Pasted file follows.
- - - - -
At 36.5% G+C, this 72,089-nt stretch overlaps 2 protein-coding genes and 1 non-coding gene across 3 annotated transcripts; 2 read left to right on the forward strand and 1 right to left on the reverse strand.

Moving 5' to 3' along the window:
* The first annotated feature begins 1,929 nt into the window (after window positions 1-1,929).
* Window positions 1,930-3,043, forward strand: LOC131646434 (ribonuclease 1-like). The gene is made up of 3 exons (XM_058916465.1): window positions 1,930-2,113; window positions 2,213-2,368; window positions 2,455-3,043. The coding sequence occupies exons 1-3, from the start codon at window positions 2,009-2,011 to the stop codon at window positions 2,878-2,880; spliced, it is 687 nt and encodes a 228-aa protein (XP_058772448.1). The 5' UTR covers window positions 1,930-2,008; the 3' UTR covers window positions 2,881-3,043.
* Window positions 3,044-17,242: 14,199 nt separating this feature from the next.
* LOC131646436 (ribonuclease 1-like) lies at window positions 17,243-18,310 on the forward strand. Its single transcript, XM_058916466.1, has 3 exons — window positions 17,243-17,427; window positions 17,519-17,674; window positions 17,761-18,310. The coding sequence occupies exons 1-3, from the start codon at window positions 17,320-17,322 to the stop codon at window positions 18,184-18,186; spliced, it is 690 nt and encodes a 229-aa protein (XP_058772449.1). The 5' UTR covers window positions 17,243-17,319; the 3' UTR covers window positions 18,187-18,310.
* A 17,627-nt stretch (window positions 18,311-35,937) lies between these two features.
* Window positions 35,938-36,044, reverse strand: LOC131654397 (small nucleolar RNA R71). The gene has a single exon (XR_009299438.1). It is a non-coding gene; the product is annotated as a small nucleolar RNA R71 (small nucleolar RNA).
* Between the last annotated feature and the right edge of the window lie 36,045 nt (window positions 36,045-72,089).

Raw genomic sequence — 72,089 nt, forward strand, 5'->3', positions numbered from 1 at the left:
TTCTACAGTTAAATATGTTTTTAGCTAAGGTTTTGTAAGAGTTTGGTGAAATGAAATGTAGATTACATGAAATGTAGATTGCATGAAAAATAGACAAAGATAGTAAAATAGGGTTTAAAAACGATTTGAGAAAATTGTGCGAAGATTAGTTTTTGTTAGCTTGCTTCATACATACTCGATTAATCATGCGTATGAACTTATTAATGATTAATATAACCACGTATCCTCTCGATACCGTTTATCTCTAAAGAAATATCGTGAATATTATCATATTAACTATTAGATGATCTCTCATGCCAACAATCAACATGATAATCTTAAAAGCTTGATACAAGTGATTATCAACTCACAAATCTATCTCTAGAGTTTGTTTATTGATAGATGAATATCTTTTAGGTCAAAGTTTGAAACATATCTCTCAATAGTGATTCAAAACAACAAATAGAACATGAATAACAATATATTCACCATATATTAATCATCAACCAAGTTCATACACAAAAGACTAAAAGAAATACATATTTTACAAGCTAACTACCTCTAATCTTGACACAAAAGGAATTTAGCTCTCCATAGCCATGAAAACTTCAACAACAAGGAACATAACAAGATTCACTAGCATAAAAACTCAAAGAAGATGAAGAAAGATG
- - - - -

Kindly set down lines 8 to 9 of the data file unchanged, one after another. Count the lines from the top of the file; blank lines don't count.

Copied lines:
* Window positions 35,938-36,044, reverse strand: LOC131654397 (small nucleolar RNA R71). The gene has a single exon (XR_009299438.1). It is a non-coding gene; the product is annotated as a small nucleolar RNA R71 (small nucleolar RNA).
* Between the last annotated feature and the right edge of the window lie 36,045 nt (window positions 36,045-72,089).